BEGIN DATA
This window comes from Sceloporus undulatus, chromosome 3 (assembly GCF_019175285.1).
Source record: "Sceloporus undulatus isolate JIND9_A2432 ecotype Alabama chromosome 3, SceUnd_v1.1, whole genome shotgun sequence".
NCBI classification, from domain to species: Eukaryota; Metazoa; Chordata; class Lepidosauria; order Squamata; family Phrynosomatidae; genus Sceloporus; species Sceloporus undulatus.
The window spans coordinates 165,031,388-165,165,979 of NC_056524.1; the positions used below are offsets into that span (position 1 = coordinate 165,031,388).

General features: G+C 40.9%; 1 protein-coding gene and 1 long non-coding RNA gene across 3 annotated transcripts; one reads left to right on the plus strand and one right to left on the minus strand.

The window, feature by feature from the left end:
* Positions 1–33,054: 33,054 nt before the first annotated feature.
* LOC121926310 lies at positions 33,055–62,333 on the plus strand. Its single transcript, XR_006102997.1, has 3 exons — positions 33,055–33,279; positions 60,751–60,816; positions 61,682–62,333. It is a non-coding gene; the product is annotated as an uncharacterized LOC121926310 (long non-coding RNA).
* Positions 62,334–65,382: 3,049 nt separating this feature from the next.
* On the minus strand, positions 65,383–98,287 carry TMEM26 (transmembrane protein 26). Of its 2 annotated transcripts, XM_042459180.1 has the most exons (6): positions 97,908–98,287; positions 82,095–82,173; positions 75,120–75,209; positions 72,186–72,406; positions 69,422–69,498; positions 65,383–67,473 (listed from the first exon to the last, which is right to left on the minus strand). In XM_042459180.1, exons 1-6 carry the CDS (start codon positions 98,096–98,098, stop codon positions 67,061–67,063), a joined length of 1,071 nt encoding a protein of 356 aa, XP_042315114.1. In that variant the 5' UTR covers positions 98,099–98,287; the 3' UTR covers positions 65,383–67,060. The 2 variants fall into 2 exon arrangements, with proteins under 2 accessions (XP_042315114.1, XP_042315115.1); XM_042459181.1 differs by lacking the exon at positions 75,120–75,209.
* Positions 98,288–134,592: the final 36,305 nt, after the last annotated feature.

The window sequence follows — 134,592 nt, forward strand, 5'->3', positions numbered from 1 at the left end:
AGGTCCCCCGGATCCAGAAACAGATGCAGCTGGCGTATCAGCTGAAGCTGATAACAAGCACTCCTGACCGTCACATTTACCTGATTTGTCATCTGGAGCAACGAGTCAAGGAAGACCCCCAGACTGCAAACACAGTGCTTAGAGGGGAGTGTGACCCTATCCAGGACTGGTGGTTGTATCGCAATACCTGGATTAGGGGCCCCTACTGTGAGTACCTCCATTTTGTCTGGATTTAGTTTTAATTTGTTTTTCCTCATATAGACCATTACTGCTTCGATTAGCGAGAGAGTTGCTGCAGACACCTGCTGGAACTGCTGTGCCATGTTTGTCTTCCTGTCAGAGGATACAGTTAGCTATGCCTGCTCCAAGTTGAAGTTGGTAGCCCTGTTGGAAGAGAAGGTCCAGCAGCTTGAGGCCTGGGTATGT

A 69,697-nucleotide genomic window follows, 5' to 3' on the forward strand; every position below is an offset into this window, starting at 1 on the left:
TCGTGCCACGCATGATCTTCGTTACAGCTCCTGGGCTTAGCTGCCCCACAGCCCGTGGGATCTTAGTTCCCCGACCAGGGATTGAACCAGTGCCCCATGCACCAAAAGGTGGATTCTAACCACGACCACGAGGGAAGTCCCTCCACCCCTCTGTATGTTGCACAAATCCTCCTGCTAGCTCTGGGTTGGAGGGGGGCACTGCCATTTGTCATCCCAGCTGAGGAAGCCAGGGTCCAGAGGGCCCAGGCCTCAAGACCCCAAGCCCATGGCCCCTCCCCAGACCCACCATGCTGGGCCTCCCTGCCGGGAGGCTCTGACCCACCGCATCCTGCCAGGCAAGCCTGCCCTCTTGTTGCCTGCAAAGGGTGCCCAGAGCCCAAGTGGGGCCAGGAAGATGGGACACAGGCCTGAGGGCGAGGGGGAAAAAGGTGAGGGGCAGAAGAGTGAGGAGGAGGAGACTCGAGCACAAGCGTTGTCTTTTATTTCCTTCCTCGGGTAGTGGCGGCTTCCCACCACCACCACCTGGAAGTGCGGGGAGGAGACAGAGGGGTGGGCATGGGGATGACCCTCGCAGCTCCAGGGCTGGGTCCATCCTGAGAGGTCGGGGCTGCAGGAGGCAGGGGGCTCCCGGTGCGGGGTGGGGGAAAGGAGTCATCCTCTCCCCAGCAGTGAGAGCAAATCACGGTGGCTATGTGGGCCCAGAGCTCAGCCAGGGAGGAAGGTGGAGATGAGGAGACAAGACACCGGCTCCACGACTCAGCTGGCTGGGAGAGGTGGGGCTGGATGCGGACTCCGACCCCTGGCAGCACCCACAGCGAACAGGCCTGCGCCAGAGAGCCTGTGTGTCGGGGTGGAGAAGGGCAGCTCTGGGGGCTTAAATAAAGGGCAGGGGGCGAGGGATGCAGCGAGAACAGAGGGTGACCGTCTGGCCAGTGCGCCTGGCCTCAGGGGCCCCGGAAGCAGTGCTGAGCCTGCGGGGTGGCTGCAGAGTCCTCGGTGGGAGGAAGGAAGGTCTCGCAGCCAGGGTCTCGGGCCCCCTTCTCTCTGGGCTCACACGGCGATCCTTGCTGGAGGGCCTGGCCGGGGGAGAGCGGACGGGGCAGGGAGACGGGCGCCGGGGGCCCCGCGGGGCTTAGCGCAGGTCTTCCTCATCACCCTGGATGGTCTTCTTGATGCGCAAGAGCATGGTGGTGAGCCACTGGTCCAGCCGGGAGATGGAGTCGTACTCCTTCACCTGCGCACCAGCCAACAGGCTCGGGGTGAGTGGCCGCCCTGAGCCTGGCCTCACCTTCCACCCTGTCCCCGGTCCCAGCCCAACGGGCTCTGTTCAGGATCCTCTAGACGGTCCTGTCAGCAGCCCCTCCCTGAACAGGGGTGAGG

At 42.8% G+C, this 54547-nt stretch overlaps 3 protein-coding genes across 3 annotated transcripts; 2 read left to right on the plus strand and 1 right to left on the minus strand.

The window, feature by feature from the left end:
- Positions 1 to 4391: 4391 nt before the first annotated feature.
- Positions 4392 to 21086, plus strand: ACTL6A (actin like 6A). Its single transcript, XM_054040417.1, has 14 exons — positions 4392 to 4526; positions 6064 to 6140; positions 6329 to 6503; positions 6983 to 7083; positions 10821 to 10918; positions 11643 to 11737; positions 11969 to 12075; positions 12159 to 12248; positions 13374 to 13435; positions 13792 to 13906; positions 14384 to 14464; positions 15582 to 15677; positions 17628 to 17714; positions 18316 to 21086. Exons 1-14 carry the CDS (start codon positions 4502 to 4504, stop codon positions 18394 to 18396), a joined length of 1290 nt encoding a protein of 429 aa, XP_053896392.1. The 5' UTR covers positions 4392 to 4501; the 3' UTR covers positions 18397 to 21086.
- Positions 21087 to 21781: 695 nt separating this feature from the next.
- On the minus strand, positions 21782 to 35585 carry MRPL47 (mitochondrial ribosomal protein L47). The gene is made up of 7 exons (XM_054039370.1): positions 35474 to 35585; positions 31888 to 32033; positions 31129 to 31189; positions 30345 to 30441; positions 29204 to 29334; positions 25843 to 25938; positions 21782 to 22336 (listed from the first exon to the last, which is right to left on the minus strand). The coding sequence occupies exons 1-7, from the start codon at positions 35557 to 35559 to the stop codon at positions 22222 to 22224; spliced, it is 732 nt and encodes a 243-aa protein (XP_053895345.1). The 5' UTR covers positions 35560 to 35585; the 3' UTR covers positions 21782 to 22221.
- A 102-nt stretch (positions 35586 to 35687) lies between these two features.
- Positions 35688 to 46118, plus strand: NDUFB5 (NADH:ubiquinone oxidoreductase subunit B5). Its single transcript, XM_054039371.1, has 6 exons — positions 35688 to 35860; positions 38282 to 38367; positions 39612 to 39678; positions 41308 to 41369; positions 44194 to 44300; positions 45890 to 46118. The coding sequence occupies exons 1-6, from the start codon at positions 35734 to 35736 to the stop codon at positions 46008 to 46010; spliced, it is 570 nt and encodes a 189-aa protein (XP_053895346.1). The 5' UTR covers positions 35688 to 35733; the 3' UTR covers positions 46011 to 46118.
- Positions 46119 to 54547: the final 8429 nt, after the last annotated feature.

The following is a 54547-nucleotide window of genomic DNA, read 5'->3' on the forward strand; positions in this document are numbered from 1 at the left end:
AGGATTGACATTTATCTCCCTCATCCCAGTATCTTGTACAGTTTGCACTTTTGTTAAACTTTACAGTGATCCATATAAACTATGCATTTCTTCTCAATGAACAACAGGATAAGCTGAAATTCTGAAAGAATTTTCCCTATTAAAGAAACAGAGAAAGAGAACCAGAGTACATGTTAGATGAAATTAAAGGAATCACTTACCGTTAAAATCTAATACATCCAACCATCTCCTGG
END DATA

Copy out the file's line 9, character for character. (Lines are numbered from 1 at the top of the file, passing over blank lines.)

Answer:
* Positions 62,334–65,382: 3,049 nt separating this feature from the next.